Turkey's President Recep Tayyip Erdogan dismissed his allies' protests and bought a Russian air defence system incompatible with Western equipment -- while engaged in a maritime standoff with NATO ally Greece.

And France's Emmanuel Macron, frustrated by resistance to his push for greater European autonomy and sovereignty, snapped that the alliance was experiencing strategic "brain death".

- Didactic style -

Before coming to Brussels, when he served as Norway's prime minister, Stoltenberg was known for having good relations with Putin and Russia's former prime minister Dmitry Medvedev.

During his decade in power, the two countries -- which share a narrow Arctic border -- signed agreements on the their frontier in the Barents Sea and on visa exemptions for their border populations.

An economist by training, the former Labour Party head had never shown any particular fondness for defence or security matters -- but his experience left him with a strong international network.

Before he joined government there was little to suggest he would lead a military alliance.

In Brussels, he is known for his strait-laced appearance and unsmiling didactic style -- but as a long-haired teenager in the 1970s, he threw stones at the US embassy in Oslo in reaction to the Vietnam War.

Born into a political family -- his father was minister of defence and then of foreign affairs, his mother a deputy minister -- the married father-of-two also devoted the majority of his career to politics.

After entering parliament in 1991, he rose rapidly, becoming minister of energy and then of finance, before being named the country's youngest prime minister in 2000, the day after his 41st birthday.

Stoltenberg won international respect with his measured response to Norway's worst peace-time massacre.

When right-wing extremist Anders Behring Breivik killed 77 people on July 22, 2011, he called for "more democracy" and "more humanity".

When it came time for him to seek the NATO job, he was backed by centrist heavyweights German chancellor Angela Merkel and then US president Barack Obama.

- 'Russians out, Americans in' -

In Brussels, cynical observers often quip that any NATO secretary general's core task is to "Keep the Russians out and the Americans in" -- and for a while that was Stoltenberg's main challenge.

Trump came to the December 2019 NATO summit in Watford, England, ready to break up the alliance that Washington had led since it was formed in 1949.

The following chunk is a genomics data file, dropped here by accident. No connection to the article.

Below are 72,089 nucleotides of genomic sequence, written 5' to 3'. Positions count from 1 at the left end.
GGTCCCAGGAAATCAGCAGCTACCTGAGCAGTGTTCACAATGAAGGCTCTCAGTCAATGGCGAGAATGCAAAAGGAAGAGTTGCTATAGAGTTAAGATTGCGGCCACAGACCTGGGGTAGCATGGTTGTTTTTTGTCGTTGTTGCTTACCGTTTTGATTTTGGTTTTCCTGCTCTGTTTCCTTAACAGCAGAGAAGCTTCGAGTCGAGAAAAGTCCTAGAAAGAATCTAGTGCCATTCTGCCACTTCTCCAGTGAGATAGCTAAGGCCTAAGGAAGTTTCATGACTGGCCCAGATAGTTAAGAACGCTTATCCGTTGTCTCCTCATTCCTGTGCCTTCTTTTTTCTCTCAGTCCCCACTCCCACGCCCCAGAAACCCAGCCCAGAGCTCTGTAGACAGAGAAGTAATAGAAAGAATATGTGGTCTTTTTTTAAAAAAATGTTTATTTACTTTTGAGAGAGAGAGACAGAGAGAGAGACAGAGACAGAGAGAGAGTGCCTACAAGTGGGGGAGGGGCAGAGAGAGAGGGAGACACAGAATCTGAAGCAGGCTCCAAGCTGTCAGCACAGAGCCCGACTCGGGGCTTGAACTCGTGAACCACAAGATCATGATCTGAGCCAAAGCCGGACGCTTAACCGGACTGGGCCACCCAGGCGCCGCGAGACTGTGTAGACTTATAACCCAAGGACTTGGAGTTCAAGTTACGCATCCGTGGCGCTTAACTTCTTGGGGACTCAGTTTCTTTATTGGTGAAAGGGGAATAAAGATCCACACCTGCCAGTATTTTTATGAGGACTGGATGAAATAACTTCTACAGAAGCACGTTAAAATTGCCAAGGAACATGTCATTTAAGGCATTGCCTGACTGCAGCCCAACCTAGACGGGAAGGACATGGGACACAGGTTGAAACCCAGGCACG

It was Stoltenberg who talked him down, experts say.

According to Jamie Shea, a former senior NATO official turned think tank expert, Stoltenberg convinced Trump that his demands for Europe to shoulder more of the financial burden were paying off.

"He kept Trump in NATO, which was far from certain. He was one of the few European leaders that Trump was positive about," Shea told AFP, crediting the Norwegian with moving on from an "existential situation".

Stoltenberg also deftly managed the prickly Erdogan, having decided -- in Shea's words -- it was better to "keep the family together even if it meant having to deal with an authoritarian".

Trump's departure lifted one threat, but NATO's next challenge again showed the strains in the trans-Atlantic relationship.

Amid the debacle of the rushed departure of the remaining US and NATO troops from a collapsing Afghanistan last year, European capitals and Stoltenberg's NATO headquarters found themselves left in the dark by American decision-making.

"It is the Afghan affair that dominates the mandate and it cannot be said to be a success," Elie Tenenbaum, an analyst at the French Institute of International Relations.

But this year's crisis, with Putin deploying more than 100,000 troops to Russia's Ukraine border, to occupied Crimea and to Belarus to intimidate Kiev has again given NATO a central role in events.

Moscow clearly wanted to split the allies, disregarding European nations and the European Union to demand direct talks with Washington. But Stoltenberg's NATO ended up marshalling a tough diplomatic response.

NATO members united behind a stern reply to Putin's demands, dismissing calls to block future membership bids.